To compare the *CNR* of the three penalties, we selected four low-contrast ROIs with a size of 17 × 17 pixels. Their exact locations are indicated by arrows in Fig. 7(a). The *CNRs* of the four regions from the three PWLS algorithms at different noise levels are listed in Table 2. Most of the *CNR* values from the TV-H reconstruction were similar to those of the TV and Hessian reconstruction, and were higher than those of the FDK (80mA) reconstruction (Table 2). Our findings indicate that these three penalties can preserve image contrast.

#### 3.5. Anthropomorphic head phantom

A representative slice of the results reconstructed from the anthropomorphic head phantom is shown in Fig. 8. Reconstruction and images are shown as follows: FDK reconstruction from the projection data acquired with the low-dose protocol (10 mA/10 ms) (Fig. 8(a)); FDK reconstruction from the projection data acquired with the high-dose protocol (80 mA/10 ms) (Fig. 8(b)); low-dose reconstructions using TV, Hessian and TV-H, respectively (Fig. 8(c)-8(e)). The three iterative reconstruction results were approximately at the same noise level as the standard derivation of the region indicated by a blue square in Fig. 8(a), equal to 4.40 × 10^{−4}, 4.29 × 10^{−4} and 4.49 × 10^{−4} for Fig. 8(c), Fig. 8(d) and Fig. 8(e), respectively. We focused on a selected ROI indicated by the red square in Fig. 8(a). We adopted the FDK result from the high-dose projections as a reference. The mean *SSIMs* of the ROI between the high-dose FDK result and the TV, Hessian and TV-H results were 0.9881, 0.9949 and 0.9935, respectively. The *SSIM* maps of the ROI for TV, Hessian, and TV-H are illustrated in Fig. 9(a), 9(b) and 9(c), respectively. Both Hessian and TV-H outperformed TV possibly because the head phantom was dominated by gradual intensity transition regions.

A yellow line was drawn to fit the edge-spread function (*ESF*) as expressed in Eq. (23) (Fig. 8(a)). The parameter $\kappa $ was used to characterize the image resolution. The *ESFs* of the PWLS images reconstructed with the low-dose protocol using TV, Hessian, and TV-H penalty are shown in Fig. 10; $\kappa $ values were 0.9680, 4.4601 and 1.2143, respectively. This indicates that the resolution of the TV-H reconstruction was similar to that of the TV reconstruction, and higher than that of the Hessian reconstruction.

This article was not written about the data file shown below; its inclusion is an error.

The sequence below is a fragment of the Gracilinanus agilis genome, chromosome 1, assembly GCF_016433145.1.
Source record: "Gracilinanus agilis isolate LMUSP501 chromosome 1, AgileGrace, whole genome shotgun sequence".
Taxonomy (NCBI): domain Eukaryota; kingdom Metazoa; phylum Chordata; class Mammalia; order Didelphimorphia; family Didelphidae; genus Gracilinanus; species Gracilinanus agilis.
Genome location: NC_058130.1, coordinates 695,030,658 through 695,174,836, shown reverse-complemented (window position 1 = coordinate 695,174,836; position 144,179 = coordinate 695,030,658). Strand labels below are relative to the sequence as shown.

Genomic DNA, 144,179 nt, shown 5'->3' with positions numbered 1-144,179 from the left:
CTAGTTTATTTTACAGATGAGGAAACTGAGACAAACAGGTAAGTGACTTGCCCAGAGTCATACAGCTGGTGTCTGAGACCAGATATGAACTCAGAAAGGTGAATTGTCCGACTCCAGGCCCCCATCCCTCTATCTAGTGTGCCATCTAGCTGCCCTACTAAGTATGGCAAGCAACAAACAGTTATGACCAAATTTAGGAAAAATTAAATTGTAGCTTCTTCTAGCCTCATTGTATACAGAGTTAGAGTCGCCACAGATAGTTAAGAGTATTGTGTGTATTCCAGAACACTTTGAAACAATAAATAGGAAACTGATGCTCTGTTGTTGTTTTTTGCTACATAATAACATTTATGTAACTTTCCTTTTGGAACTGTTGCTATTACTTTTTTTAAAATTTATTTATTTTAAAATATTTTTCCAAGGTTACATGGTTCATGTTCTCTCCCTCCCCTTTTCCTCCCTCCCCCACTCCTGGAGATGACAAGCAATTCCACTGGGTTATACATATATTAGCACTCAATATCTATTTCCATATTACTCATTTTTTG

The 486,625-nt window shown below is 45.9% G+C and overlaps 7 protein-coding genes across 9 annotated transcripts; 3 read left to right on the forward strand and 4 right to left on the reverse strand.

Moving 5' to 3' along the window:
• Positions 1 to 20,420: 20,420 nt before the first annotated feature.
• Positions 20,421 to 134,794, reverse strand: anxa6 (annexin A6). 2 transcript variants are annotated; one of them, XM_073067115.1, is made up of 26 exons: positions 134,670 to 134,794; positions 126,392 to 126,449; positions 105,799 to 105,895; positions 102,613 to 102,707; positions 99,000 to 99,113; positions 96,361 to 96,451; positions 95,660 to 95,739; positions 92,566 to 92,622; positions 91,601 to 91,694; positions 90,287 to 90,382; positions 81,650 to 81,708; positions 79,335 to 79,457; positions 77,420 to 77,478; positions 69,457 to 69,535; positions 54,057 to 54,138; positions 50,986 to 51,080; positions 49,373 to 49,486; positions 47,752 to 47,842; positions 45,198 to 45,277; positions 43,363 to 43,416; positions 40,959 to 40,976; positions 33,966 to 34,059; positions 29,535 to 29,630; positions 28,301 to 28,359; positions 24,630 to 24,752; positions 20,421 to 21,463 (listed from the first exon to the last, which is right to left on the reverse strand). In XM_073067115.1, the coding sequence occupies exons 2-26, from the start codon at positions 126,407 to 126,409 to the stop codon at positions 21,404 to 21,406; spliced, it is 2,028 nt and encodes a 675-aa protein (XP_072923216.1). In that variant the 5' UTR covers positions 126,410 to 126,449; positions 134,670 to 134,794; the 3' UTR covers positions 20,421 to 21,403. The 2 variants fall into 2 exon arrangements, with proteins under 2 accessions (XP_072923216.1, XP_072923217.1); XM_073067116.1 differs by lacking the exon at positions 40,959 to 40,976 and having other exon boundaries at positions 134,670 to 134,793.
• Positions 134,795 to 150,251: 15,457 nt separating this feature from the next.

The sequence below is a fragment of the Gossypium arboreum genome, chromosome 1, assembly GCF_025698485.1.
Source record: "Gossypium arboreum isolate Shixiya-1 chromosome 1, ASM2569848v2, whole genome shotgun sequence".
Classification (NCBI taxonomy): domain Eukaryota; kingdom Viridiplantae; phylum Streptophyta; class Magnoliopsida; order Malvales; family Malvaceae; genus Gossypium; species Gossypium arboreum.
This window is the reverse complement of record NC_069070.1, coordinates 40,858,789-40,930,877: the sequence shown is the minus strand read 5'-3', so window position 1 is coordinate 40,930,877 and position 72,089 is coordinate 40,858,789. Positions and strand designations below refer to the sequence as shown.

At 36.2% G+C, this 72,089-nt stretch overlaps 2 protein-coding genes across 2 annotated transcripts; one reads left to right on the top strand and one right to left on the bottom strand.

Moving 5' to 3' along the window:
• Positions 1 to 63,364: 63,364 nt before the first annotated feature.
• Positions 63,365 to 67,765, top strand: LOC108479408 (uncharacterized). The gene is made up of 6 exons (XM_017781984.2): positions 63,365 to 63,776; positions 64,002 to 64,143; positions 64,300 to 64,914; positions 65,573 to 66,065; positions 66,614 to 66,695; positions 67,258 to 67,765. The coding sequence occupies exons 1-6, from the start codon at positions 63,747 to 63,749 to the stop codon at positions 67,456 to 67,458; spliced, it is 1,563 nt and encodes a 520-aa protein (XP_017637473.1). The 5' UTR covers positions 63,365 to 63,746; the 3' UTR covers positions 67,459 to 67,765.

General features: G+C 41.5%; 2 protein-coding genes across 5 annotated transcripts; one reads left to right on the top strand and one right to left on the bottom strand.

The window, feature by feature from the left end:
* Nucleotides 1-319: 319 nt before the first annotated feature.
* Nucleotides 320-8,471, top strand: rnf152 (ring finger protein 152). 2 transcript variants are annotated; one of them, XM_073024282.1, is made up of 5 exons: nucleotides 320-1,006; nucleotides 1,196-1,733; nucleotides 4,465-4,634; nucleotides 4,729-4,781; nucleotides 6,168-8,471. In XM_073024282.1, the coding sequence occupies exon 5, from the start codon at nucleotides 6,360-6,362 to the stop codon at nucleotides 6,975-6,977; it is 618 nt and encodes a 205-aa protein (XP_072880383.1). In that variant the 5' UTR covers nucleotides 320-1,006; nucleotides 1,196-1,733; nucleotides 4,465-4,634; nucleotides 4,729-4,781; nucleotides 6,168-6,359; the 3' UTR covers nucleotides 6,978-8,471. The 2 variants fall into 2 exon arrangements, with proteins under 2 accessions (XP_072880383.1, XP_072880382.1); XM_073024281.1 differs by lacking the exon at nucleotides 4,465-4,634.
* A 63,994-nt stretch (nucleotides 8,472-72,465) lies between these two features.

We examined the adaptive parameter $\alpha $ defined in Eq. (5) along the yellow line in the anthropomorphic head phantom for TV-H in the PWLS reconstruction process (Fig. 11). The parameter $\alpha $ balanced the weight between TV and Hessian, and was automatically updated in each iteration during reconstruction. The values of $\alpha $ gradually stabilized, with increases in the iteration number (Fig. 11).

The $\alpha $ of a representative slice of the anthropomorphic head phantom is shown in Fig. 12. The parameter $\alpha $ played the role of an edge detector, and gradually converged into the real boundary during the iteration process.

## 4. Discussion

The state-of-the-art TV penalty successfully suppresses noise and preserves edges in low dose CBCT reconstruction. However, one of its drawbacks is the staircase effect, which modifies gradual intensity transition regions into piecewise constant regions in the reconstruction images.

We described a new TV-H penalty that balances the properties of TV and Hessian in the reconstruction process. As shown in the two digital simulation experiments, piecewise constant artifacts were observed over the regions with smooth intensity change in the TV reconstruction results, *e.g.*, in the ellipsoid of the modified 3D Shepp-Logan phantom (Fig. 4(c)). The *SSIM* values also demonstrated the failure of the TV penalty in recovering the regions near the octahedral and the ball in the CS phantom (Fig. 3(d), 3(e), 3(f))). These TV reconstruction images were degraded by the piecewise constant regions and lost their original structures. The Hessian penalty suppresses the staircase effect by introducing the second-order derivative into the CBCT reconstruction process [21]. However, the Hessian penalty cannot properly preserve the edge of the line-style and the annular objects of the CS phantom (Fig. 3(g), 3(h), 3(i)), and the edges of the Shepp-Logan phantom (Fig. 6(b)). The proposed TV-H penalty can overcome the staircase effect of the TV penalty and also preserve object edges, as shown in Fig. 3(j), 3(k), 3(l)), Fig. 4(e) and Fig. 5(e).

The adaptive parameter $\alpha $was used to automatically detect edges, gradual transition and uniform regions in the reconstruction image, so that the proposed TV-H penalty could adaptively weigh different penalties in different local regions of the reconstruction images. A similar idea to explore local structure was previously published [39].Wang *et al.* constructed an anisotropic penalty by examining the intensity difference between a voxel and its direct neighbors. The anisotropic penalty in Wang’s method automatically adjusted the weight of the *same penalty* (quadratic penalty) over different local image structures.